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Printed foil scrim creates a fitting memorial

March 1st, 2008 / By: / Graphics

Just over a year ago, the Spanish royal family inaugurated a memorial to honor the victims of the March 11, 2004 terrorist bombing attack at three Madrid train stations. The blasts took the lives of 191 and injured 1,824 more.

One might ask how it is possible to adequately represent the sadness of so many affected by the horrific devastation of that day. Nevertheless, the task was assigned to a Estudio FAM, a group of young architects in Madrid, and named “Monumento Homenaje a Las Victimas de Los Atentados Del 11M.” What they designed recognizes the deeply personal individual tragedies, while making a powerful statement on behalf of a world brought together in sorrow.

An underground passageway provides access to the memorial. Only after the outer door is closed will the inner door open to a square chamber directly underneath the structure, made of special glazing blocks. The oval cutout in the chamber’s ceiling opens up to the glass tubular structure above the ground. On the inside of the tube is a single layer of ETFE foil scrim printed with some of the thousands of messages, spontaneously left at the stations, in the days that followed the tragedy.

Visitors standing in the chamber below can read and reflect upon the messages, which seem to hover overhead and spiral into the light. The seemingly delicate form intentionally communicates the fragile, fleeting nature of human life. Yet the transparent structure itself is powerfully built from 15,100 curved glass blocks. The specially manufactured form allowed the glass blocks to be laid in circular rows to create the oval tower. The glass blocks were jointed with a transparent liquid-acrylic adhesive that was hardened by ultraviolet lamps. It took 30 foil sections in all, welded together, to form the transparent lining to the glass tower.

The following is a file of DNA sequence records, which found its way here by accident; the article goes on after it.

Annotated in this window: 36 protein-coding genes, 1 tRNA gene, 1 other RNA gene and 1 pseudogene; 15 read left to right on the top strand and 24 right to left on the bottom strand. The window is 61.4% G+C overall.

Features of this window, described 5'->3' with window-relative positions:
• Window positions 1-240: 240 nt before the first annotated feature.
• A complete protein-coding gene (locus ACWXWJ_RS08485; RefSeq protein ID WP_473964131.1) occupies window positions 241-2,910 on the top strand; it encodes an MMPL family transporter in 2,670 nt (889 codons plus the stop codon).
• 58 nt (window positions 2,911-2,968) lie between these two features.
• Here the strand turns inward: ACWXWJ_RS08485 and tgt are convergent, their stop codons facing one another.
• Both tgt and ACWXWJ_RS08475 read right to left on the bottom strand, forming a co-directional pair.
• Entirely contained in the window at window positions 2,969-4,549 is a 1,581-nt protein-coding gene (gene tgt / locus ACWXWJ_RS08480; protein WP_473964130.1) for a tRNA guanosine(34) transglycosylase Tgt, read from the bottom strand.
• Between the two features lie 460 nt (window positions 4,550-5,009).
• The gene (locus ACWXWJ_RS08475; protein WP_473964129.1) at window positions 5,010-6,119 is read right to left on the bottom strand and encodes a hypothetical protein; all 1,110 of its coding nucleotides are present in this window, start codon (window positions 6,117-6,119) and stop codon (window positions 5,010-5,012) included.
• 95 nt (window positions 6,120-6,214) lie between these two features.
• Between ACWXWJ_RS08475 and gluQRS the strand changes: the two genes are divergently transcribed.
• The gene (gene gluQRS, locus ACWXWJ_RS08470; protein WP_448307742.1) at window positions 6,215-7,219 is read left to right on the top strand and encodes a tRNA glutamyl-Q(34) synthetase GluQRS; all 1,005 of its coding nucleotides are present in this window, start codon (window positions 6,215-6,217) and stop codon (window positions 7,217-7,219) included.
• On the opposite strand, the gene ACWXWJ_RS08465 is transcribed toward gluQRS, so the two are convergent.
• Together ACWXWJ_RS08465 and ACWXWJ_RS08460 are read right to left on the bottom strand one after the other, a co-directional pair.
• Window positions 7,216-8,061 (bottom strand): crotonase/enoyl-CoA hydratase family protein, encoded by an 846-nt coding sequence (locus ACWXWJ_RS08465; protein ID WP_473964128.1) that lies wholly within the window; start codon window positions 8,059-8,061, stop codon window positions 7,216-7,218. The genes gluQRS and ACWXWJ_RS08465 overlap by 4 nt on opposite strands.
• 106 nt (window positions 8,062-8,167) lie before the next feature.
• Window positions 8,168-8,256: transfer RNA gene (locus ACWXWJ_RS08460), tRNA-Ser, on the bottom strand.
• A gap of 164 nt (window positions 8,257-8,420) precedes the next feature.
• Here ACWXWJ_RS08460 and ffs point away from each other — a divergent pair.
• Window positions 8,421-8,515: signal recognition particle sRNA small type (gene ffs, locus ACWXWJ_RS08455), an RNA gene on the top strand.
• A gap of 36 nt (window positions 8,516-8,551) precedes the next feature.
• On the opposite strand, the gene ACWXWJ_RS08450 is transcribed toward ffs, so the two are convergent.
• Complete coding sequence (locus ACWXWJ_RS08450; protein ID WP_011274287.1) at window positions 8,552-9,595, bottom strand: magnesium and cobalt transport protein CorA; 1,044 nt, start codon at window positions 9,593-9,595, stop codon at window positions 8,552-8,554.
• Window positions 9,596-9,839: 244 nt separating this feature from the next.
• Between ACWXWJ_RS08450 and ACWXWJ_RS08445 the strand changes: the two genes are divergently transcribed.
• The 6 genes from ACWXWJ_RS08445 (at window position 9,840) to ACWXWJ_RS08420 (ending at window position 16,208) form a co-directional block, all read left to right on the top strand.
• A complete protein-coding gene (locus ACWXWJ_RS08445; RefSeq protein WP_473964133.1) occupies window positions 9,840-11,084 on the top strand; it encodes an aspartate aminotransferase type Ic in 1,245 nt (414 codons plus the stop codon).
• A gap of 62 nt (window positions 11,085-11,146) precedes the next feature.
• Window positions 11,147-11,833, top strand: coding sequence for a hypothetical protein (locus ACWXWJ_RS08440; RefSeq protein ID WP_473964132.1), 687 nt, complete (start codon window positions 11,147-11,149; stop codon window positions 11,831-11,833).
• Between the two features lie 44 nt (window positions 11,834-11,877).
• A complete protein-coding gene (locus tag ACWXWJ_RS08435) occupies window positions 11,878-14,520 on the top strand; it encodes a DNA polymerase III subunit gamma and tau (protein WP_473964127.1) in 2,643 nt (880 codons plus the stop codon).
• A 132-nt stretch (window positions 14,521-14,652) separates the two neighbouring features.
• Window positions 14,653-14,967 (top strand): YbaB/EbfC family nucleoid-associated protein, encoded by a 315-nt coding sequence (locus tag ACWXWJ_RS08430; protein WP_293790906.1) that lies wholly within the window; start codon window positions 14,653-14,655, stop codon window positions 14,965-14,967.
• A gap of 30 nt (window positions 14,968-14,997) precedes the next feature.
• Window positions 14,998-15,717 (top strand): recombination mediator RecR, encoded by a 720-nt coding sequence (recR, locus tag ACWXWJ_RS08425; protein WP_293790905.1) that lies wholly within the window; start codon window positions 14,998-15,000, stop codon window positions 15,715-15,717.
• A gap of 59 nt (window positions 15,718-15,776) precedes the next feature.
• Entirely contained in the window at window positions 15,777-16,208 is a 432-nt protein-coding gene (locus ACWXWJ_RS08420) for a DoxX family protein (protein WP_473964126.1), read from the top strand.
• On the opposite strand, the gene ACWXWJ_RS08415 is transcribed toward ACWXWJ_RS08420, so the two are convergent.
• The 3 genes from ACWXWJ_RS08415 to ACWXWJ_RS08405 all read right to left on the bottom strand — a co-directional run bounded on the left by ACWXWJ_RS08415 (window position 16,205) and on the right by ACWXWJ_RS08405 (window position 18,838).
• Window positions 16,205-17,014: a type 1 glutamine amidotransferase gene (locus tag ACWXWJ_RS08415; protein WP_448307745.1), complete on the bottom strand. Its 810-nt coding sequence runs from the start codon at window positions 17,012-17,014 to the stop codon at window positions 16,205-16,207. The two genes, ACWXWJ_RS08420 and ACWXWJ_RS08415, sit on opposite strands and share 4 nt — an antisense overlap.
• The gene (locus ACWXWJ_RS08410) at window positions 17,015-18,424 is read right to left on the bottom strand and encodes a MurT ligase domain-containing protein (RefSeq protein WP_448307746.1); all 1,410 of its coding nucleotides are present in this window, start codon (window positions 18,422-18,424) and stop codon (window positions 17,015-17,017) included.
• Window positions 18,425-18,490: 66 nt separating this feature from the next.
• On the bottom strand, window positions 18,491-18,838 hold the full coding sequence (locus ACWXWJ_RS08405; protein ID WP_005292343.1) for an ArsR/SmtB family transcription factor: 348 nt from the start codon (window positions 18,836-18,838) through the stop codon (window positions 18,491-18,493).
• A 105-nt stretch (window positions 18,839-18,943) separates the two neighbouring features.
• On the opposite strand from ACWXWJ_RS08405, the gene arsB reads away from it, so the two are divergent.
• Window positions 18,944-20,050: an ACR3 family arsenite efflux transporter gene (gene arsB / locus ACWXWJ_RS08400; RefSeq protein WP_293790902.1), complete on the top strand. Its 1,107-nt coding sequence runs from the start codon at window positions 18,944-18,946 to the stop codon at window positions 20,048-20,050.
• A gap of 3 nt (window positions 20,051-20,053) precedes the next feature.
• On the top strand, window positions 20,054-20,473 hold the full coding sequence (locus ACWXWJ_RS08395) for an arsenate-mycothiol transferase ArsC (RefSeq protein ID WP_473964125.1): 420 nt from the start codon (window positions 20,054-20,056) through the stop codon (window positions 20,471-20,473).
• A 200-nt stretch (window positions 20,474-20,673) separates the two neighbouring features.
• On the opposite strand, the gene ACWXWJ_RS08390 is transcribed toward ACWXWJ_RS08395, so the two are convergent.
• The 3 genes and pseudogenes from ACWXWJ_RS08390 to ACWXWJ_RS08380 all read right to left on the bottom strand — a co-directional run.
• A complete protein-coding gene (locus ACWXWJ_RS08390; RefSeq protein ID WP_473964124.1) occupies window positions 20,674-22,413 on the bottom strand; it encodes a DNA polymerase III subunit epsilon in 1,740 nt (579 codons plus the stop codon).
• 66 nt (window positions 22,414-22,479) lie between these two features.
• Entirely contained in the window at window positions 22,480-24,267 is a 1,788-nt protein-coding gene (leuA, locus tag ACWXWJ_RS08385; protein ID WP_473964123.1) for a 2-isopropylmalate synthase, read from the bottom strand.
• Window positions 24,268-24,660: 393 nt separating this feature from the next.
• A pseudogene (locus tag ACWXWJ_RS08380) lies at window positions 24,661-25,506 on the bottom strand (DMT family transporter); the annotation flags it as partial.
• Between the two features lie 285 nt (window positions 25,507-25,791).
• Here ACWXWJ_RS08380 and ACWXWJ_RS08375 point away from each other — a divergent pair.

“The whole group of messages were printed out with a special plotter into the foil,” says Miguel Jaenicke Fontao from FAM Arcquitectura. The pressure-stabilized ETFE foil was chosen, he says, because its lightness and transparency enabled the architects to realize their vision of floating the messages in space.

Janet Preus is the editor of Fabric Graphics. Parts of this article were taken from “Messages Floating in Space” by Helen Elias, printed in Fabric Architecture.

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